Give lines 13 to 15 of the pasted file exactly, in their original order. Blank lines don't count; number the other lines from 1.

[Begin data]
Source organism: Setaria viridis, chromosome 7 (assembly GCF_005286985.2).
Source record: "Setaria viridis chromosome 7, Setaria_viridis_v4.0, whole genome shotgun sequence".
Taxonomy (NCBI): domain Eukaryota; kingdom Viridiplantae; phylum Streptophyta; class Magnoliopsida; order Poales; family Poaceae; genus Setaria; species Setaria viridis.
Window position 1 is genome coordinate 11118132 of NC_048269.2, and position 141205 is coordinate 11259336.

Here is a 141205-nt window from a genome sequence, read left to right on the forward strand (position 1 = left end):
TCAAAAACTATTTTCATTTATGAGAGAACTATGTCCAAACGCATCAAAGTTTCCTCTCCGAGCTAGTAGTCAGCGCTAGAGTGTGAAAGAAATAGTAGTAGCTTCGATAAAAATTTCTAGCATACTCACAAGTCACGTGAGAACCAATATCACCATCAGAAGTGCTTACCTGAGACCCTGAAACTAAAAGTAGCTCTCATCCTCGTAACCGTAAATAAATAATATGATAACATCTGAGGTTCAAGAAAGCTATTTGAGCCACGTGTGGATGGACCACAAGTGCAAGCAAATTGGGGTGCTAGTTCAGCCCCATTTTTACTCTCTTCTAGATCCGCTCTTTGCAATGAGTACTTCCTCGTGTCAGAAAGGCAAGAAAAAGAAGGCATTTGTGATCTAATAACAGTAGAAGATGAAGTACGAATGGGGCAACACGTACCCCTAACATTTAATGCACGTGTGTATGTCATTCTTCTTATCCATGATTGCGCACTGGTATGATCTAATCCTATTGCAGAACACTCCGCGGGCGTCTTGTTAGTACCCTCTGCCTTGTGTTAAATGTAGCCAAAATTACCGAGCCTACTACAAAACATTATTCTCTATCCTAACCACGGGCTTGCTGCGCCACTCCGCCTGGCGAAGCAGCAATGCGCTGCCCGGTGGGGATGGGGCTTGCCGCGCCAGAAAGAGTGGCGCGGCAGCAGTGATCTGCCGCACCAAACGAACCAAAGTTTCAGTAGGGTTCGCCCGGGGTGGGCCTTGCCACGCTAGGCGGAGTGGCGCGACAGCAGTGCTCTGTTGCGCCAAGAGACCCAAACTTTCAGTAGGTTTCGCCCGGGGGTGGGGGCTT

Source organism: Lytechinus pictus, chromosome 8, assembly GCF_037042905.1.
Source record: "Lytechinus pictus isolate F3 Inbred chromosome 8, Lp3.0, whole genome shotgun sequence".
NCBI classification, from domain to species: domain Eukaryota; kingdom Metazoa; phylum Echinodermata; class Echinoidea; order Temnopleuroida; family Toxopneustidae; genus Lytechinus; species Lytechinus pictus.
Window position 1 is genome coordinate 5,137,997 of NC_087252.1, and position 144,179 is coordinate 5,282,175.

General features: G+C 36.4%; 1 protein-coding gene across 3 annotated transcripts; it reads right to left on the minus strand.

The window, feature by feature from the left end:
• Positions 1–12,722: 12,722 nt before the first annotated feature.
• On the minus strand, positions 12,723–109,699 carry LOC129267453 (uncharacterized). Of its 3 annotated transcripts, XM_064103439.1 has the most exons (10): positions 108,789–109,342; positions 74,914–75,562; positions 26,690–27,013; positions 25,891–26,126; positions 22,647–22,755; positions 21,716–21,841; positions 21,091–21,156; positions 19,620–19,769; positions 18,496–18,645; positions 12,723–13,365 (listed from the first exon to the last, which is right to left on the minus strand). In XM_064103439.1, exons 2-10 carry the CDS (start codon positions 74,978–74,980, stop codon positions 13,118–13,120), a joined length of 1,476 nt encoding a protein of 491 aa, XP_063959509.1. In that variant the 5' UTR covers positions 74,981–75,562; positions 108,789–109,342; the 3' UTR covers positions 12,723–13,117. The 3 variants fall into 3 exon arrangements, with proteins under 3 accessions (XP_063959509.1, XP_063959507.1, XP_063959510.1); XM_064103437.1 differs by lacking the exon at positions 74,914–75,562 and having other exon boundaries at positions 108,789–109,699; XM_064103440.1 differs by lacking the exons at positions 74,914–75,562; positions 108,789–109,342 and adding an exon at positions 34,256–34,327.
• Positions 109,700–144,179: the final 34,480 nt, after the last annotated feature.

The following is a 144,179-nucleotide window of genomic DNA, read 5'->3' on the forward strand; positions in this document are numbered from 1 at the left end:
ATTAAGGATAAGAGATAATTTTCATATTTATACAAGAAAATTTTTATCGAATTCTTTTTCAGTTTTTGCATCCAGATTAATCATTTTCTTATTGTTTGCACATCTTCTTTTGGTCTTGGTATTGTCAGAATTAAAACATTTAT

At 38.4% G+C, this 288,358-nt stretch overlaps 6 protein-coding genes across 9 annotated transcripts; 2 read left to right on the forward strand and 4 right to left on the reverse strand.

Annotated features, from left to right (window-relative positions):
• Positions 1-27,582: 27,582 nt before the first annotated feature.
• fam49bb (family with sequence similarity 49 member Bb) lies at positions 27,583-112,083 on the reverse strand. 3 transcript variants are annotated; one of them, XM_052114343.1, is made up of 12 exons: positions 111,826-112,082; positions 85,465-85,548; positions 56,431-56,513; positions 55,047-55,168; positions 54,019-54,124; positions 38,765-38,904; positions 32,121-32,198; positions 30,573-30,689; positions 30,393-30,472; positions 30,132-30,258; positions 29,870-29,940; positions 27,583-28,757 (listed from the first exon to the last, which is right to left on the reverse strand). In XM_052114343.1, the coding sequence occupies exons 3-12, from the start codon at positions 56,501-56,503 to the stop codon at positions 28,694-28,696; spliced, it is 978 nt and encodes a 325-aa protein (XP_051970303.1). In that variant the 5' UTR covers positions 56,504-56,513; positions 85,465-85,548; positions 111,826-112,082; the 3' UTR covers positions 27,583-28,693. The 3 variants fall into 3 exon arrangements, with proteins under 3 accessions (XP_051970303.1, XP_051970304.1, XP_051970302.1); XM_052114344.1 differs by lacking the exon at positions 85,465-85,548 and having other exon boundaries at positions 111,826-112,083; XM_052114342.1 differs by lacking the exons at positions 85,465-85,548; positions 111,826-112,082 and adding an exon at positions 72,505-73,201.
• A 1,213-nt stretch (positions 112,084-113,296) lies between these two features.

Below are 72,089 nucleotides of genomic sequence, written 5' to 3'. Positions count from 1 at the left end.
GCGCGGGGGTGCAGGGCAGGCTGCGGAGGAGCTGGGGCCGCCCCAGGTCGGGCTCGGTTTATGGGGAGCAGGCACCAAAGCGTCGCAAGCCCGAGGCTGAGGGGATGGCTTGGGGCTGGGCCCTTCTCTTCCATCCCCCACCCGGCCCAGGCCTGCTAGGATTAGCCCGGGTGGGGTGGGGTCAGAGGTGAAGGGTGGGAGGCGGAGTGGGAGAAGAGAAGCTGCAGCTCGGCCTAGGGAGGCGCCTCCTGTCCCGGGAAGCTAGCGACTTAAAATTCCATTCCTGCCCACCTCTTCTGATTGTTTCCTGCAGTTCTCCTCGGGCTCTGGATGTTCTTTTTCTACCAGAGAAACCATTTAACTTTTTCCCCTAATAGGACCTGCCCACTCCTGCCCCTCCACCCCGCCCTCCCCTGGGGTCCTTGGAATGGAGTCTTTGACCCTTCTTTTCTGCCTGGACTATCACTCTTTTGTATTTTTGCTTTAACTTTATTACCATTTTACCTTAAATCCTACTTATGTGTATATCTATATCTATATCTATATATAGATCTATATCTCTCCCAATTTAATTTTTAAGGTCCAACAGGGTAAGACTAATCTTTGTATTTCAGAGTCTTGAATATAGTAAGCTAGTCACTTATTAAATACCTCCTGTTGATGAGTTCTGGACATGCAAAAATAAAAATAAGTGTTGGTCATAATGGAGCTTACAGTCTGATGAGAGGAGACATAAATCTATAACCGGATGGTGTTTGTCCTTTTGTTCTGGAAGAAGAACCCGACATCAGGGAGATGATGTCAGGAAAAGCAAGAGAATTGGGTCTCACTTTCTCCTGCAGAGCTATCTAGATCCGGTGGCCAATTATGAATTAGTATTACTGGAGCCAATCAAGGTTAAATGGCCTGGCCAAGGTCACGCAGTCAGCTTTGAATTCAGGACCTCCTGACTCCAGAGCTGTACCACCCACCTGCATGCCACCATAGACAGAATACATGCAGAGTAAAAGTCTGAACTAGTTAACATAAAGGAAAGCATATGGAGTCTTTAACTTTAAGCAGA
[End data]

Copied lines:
• Positions 1–12,722: 12,722 nt before the first annotated feature.
• On the minus strand, positions 12,723–109,699 carry LOC129267453 (uncharacterized). Of its 3 annotated transcripts, XM_064103439.1 has the most exons (10): positions 108,789–109,342; positions 74,914–75,562; positions 26,690–27,013; positions 25,891–26,126; positions 22,647–22,755; positions 21,716–21,841; positions 21,091–21,156; positions 19,620–19,769; positions 18,496–18,645; positions 12,723–13,365 (listed from the first exon to the last, which is right to left on the minus strand). In XM_064103439.1, exons 2-10 carry the CDS (start codon positions 74,978–74,980, stop codon positions 13,118–13,120), a joined length of 1,476 nt encoding a protein of 491 aa, XP_063959509.1. In that variant the 5' UTR covers positions 74,981–75,562; positions 108,789–109,342; the 3' UTR covers positions 12,723–13,117. The 3 variants fall into 3 exon arrangements, with proteins under 3 accessions (XP_063959509.1, XP_063959507.1, XP_063959510.1); XM_064103437.1 differs by lacking the exon at positions 74,914–75,562 and having other exon boundaries at positions 108,789–109,699; XM_064103440.1 differs by lacking the exons at positions 74,914–75,562; positions 108,789–109,342 and adding an exon at positions 34,256–34,327.
• Positions 109,700–144,179: the final 34,480 nt, after the last annotated feature.